Jesus was sharing the emotions of those who were around Him.  He was WITH them, He was one of them, and so He was sharing the grief they suffered rather than merely observing.  It is part of the Christian doctrine which teaches that our Lord shared our humanity so we may hope to one day share in His divinity as co-heirs in the Kingdom of Heaven.  But what this doctrine also expresses is an understanding of our fully sharing in His ministry as the Body of Christ in the world today in "bearing one another's burdens" as Jesus was surely doing in this moment with Mary and her friends. 

We can pick our battles (or our own poison!) as we will, but we can never be selective when it comes to faith and evangelism; that is, sharing the Gospel in practical ways as St. Paul and St. James demanded of their audiences ('not only hearers, but DOERS of the Law').  We cannot be selective about who is worthy of the Gospel of our Lord, and we must never try to manipulate by any means an outcome that suits our personal preferences - especially at the expense of a hungry child or the mission of the Holy Church which is Christ in the world today.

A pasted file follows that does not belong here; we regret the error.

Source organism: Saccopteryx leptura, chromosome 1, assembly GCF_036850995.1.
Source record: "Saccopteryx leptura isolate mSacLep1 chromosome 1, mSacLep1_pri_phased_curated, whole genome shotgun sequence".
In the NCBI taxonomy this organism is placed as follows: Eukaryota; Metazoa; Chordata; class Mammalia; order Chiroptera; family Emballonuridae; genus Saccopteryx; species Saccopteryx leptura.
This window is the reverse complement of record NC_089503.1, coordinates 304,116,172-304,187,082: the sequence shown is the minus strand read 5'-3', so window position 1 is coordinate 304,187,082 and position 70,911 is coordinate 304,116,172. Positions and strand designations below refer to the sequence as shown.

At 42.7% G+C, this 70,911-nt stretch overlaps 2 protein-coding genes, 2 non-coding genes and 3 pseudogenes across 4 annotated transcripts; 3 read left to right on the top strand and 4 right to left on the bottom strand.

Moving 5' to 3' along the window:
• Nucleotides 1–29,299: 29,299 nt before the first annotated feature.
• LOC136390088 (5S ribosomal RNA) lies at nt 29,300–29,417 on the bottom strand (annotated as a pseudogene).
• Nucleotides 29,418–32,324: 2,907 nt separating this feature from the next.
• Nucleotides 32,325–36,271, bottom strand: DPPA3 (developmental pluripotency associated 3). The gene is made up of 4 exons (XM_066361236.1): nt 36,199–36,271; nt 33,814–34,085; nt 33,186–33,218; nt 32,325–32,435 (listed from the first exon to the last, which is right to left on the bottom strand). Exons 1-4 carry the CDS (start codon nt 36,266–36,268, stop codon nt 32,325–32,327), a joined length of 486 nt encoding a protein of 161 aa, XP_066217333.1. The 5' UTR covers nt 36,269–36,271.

The choices are not always easy, of course, because we often let our emotions get in the way; but we must always remember that the fullness of Christ in the world today is weakened when we who call ourselves "disciples" or think ourselves "saved" would withdraw our support and participation by any means.  That is not Jesus, the One who sat and ate with what was considered the worst of humanity!  Even with what we believe to be the noblest of intentions, we can still grieve the Spirit if we do not stop to count the cost of our protest, consider more seriously any potential "collateral damage", and remember who will ultimately be harmed rather than helped; it will always be the weakest among us.  Always.  And Jesus will surely weep.

"If Christ is in you ... the Spirit is life because of righteousness."  We are the Body of Christ, and "the world is our parish", even (perhaps especially) the world we do not always agree with - for He died for them as well.  We can never allow needless suffering when it is within our power to alleviate such suffering.  And when we act in accordance with the righteousness of Christ our Lord, "many" who see us suffering WITH THEM - as they saw Jesus at the tomb of Lazarus - will believe in Him ... because we, too, truly and deeply believe.  Amen.